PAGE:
Red was everywhere on the night of Friday, Oct. 21, as the Christopher Cohan Performing Arts Center (PAC) filled with excited members of the community, ready to watch the sold out TEDxCalPoly.
TEDx is an independent branch of the well known nonprofit TED, an organization devoted to sharing ideas, usually through short talks by a diverse mix of speakers.
TED started as a private dinner party held once a year, but has since expanded greatly with the creation of TEDx, sprouting thousands of TEDx talks around the globe in 2015.
In the PAC lobby sat a giant red “X” with the sentence “If I couldn’t fail, I would…” Attendees could fill in the blank.
Aerospace engineering junior Angela Wong wrote “become president” on the “X.”
“Besides engineering, I looked into becoming a leader in a way of marketing and communications,” Wong said. “Plus I’m Asian-American and that would be awesome to have an Asian-American female president.”
The “X,” following the conference’s theme “Plot Twist,” was waiting to be filled with the plot twists of attendees.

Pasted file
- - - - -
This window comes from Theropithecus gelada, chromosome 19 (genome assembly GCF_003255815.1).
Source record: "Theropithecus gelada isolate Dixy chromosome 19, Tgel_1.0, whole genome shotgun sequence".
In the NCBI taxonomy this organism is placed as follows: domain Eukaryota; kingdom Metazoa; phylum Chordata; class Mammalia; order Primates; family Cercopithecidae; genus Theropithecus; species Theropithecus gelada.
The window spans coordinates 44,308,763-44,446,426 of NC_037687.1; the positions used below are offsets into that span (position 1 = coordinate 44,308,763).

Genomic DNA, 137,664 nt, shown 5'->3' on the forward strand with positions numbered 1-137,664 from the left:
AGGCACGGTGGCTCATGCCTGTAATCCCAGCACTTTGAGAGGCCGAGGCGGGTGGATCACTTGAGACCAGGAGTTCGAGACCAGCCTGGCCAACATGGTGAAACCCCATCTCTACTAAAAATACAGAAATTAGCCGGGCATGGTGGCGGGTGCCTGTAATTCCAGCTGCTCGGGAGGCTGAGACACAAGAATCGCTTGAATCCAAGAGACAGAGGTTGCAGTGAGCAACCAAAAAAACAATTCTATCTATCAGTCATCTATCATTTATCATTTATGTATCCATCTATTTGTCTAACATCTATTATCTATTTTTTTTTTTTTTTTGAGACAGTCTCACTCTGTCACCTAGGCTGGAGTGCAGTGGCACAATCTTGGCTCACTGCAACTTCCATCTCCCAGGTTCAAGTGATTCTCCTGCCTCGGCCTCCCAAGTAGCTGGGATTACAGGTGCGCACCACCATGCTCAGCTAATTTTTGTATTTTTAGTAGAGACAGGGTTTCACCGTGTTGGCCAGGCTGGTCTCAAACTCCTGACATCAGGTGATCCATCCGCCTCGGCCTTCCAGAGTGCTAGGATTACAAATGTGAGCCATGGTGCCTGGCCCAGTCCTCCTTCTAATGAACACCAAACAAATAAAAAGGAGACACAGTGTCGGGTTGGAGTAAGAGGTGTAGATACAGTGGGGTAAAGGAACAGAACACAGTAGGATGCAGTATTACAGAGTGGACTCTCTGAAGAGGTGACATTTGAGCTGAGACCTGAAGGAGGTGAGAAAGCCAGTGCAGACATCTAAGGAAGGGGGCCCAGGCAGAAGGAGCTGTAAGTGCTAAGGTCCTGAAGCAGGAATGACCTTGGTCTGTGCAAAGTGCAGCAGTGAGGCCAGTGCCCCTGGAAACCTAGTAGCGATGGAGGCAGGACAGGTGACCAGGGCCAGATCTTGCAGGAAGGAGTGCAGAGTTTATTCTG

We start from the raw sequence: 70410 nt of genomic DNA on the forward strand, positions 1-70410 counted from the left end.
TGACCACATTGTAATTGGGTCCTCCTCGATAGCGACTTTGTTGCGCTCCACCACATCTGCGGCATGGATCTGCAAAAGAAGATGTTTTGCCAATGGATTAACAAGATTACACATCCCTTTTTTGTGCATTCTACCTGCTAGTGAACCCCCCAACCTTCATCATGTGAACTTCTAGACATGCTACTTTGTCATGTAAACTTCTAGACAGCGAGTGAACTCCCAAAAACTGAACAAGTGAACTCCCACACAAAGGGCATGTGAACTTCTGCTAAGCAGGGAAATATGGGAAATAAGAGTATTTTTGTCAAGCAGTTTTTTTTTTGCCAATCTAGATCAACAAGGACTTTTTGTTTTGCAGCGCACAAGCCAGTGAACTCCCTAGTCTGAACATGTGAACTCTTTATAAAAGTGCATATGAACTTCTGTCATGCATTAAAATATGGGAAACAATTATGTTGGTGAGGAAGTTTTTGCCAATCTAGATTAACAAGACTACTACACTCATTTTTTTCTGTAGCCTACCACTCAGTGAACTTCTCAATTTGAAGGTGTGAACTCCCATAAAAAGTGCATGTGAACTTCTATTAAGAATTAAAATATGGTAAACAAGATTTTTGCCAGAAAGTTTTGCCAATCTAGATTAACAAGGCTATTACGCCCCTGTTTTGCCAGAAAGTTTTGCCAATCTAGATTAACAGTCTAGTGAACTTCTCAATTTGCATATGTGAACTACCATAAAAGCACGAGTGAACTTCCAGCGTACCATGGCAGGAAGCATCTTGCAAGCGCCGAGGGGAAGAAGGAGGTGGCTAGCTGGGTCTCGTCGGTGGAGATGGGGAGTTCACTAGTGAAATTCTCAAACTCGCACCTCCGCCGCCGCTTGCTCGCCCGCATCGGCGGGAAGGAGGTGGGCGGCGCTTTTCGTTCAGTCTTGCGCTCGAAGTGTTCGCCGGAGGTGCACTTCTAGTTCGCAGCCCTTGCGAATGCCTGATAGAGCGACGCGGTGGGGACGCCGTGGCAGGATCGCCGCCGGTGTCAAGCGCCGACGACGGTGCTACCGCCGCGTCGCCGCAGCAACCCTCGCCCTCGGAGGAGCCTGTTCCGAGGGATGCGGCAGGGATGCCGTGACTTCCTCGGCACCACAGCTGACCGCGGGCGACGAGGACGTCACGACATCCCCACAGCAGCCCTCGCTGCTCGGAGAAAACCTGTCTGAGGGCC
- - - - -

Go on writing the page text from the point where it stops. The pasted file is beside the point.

Nine speakers took the stage Friday night, each with a “Plot Twist” story of their own.
Starting off the night with a brilliant and chilling speech, kinesiology senior Nicole Huffman had every member of the audience on the verge of tears and on the edge of their seats. She proposed a plan of action to prevent sexual assault before it happens, through education, awareness and normalizing the topic, all with a fiscal incentive.
Huffman explained that for every one dollar the government spends on preventative measures, five dollars are saved. The money saved could include expenses for imprisoning a rapist or providing healthcare for a survivor of sexual assault. Huffman said that by investing in these preventative measures, the United States is saving money in the long run.
The speech received a standing ovation, yet Huffman said she was nervous before, during and after she spoke.
“I took a class with an amazing professor about educating people to encourage them to want to be healthy and make healthy choices,” Huffman said. “The approach I take now is absolutely fueled by my experience at Cal Poly, because if I had not taken that class I wouldn’t have the unique fiscal perspective that I do.”
Huffman hopes to have a career in the field of preventative medicine. She is the head of awareness and education at Cal Poly’s online platform for sexual assault survivors, Current Solutions.
Environmental management and protection senior Jordan Miller, host and founder of “The Nightcap with Jordan Miller,” took the stage as the third speaker with a bit of comic relief.
Miller’s energy and charisma had the entire audience booming with laughter as he played out the evolution of teenage dancing, titled “Dancing Through Puberty.” His story started in his awkward middle school years and landed in his present-day experiences at Creeky Tiki in downtown San Luis Obispo.